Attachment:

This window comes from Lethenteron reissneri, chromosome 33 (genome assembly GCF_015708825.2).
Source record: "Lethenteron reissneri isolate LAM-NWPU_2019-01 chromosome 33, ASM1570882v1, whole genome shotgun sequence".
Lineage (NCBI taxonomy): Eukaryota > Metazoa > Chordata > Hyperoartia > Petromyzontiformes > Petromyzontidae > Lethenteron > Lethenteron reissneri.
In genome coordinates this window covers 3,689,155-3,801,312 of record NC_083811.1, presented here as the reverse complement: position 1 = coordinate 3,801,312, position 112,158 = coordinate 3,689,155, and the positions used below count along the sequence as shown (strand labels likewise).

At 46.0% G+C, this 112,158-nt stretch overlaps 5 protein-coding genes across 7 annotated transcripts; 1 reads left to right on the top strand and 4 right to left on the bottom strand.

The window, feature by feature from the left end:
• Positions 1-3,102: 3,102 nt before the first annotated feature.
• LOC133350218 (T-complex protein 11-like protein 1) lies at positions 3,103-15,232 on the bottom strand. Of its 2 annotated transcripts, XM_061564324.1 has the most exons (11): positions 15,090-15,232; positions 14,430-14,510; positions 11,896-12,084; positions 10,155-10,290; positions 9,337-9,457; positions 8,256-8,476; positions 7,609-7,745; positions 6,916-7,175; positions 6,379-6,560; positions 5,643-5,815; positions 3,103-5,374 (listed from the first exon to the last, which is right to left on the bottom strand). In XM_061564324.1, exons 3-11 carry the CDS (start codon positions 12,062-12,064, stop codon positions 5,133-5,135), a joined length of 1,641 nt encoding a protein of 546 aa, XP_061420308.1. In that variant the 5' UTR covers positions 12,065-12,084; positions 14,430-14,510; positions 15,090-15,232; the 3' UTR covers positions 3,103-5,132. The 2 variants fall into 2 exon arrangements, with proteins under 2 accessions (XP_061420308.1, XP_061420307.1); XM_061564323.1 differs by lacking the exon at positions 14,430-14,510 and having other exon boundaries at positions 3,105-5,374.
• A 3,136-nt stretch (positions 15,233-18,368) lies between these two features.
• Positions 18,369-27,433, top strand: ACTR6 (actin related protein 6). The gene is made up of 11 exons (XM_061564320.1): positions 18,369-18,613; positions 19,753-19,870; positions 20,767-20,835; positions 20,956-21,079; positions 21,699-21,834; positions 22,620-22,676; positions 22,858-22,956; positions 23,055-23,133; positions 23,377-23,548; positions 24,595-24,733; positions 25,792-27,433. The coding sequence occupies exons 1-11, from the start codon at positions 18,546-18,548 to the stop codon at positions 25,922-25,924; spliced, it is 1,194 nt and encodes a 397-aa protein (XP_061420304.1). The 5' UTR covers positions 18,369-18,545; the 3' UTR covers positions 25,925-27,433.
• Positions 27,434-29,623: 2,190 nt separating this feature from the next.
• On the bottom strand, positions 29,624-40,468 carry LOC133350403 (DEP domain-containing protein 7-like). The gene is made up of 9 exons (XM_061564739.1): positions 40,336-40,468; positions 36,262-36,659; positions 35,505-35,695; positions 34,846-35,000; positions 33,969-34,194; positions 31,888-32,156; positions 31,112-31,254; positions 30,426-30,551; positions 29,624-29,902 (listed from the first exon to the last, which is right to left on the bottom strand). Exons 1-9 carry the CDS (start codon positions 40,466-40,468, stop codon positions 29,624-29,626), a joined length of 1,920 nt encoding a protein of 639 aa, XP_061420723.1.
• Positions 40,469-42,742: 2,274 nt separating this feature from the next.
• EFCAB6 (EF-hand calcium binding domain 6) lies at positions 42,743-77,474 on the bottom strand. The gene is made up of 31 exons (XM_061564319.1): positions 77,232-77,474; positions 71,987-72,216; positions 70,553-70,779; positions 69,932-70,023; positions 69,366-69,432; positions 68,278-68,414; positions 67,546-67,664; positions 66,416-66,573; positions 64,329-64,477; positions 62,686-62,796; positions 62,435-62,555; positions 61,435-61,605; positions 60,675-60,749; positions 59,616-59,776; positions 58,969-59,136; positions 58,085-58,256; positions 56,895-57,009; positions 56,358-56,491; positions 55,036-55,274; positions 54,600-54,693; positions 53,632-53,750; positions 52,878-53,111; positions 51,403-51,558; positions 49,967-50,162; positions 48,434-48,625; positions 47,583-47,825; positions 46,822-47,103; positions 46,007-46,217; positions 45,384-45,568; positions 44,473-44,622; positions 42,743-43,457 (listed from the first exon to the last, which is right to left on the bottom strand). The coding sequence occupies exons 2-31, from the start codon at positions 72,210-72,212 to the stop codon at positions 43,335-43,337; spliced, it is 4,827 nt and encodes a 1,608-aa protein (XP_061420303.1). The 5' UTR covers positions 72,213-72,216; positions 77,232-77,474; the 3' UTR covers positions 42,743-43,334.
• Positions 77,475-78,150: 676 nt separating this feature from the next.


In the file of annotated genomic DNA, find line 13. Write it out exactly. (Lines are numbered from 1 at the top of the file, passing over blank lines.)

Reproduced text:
• Positions 40,469-42,742: 2,274 nt separating this feature from the next.